My own personal idea of Hell is to be trapped on the Disney ride featuring the earworm of this post’s title for eternity. I came very close to experiencing that firsthand, something I may have mentioned in an earlier post. Howsomever, when I read Robert Samuelson’s most recent column I was predisposed to dislike it practically from its first sentence:
To understand the economy, you have to resort to psychology. Throughout the recovery, forecasters — including those at the Federal Reserve and the International Monetary Fund — have repeatedly overestimated the economy’s strength. They’ve predicted faster economic growth than has occurred.
While I agree with Mr. Samuelson that economics is a social science in which psychology plays an important role, unlike physics or chemistry, I don’t think you can explain the underperformance of the U. S. economy solely on the basis of malaise, as he seems to want to do.
The balance of his column consists largely of citing opinion polls citing the opinions of people around the world about their domestic policy. Oddly, Mr. Samuelson alludes to the variation, i.e. that local differences affect local opinions of the economy, but refuses to run with it. Riddle me this: if a declining U. S. public opinion of the economy explains the U. S. economy, how does a rising Chinese opinion of the Chinese economy explain the slowing growth of the Chinese economy? Or the collapse of the Chinese stock market since the start of the year?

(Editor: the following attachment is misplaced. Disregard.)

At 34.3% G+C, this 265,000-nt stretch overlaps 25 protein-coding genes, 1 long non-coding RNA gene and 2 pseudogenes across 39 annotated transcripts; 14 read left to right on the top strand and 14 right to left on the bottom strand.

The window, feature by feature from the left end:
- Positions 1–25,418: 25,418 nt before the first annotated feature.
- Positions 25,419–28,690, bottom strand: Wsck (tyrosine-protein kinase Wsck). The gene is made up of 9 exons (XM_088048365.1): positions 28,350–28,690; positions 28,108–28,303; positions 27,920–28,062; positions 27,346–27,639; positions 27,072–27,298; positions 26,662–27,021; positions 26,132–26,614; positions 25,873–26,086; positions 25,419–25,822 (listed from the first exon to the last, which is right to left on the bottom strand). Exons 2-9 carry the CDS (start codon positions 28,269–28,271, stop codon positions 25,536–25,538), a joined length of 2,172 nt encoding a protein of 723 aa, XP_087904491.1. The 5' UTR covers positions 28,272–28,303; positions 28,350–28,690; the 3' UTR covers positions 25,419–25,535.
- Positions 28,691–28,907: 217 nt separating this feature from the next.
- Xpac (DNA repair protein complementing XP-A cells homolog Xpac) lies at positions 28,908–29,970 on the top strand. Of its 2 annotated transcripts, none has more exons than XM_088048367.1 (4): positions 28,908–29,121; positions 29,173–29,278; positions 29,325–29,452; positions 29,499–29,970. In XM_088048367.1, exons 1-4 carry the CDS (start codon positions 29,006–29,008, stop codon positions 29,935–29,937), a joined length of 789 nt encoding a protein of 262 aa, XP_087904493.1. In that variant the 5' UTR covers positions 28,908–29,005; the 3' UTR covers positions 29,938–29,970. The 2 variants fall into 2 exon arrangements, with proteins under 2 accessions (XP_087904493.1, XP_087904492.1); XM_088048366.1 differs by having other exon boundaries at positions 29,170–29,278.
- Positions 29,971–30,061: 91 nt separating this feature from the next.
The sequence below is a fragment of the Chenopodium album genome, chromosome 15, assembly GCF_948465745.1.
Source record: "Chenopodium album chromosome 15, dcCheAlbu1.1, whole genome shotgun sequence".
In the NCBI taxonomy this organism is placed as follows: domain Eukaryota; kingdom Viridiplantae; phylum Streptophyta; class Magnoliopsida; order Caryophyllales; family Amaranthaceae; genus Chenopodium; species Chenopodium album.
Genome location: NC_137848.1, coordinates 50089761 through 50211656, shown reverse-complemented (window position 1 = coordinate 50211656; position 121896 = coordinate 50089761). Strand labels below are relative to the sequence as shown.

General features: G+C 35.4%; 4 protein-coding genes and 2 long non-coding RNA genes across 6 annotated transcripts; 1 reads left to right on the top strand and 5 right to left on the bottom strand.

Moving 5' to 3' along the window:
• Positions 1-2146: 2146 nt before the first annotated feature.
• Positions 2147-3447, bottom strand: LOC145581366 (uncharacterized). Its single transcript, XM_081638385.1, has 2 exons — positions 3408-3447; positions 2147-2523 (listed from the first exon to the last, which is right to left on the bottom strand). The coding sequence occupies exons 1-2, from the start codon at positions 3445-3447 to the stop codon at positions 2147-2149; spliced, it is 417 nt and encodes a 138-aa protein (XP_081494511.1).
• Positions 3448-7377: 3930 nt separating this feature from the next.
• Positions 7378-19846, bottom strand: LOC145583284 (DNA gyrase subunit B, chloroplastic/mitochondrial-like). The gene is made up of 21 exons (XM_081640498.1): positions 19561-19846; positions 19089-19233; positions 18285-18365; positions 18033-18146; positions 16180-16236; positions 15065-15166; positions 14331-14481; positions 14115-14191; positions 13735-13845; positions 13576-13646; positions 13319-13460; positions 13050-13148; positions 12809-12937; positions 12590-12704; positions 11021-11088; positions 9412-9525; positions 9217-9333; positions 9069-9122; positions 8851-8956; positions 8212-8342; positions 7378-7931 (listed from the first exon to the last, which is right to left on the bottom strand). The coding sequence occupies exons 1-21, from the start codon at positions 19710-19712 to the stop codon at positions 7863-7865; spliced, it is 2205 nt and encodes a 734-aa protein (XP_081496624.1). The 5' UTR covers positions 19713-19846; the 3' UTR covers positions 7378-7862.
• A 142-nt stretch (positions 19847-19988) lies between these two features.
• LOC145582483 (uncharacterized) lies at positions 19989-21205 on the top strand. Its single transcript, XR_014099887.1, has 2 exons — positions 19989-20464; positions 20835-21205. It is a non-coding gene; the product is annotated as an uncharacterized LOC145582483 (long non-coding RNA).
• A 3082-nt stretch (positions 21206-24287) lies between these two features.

Let me propose an alternative explanation for the failure of predictions. The worthies he cites as failing to predict the slower growth we’ve actually experienced because they’re strongly predisposed to believe certain standard models of the economy and those models have lost their predictive power, largely on the basis of globalization.
I’m skeptical that anyone can predict the behavior of the U. S. economy at all but even more skeptical that you can even get the directionality right without taking into account the economies of China, Japan, Germany, the UK, Brazil, and Australia (just to name a few major players).
Does anyone know of scholarship attempting to model the global economy? I know of good models of the U. S. economy but I haven’t checked back with them lately to see how well they’ve been doing, prediction-wise.
I also feel impelled to point out that the tools to regulate the world economy are completely lacking. We’ve adopted a global economy which will remain regulated at the local level to the extent it’s regulated at all. My prediction is hold on to your hats, we’re in for a bumpy ride.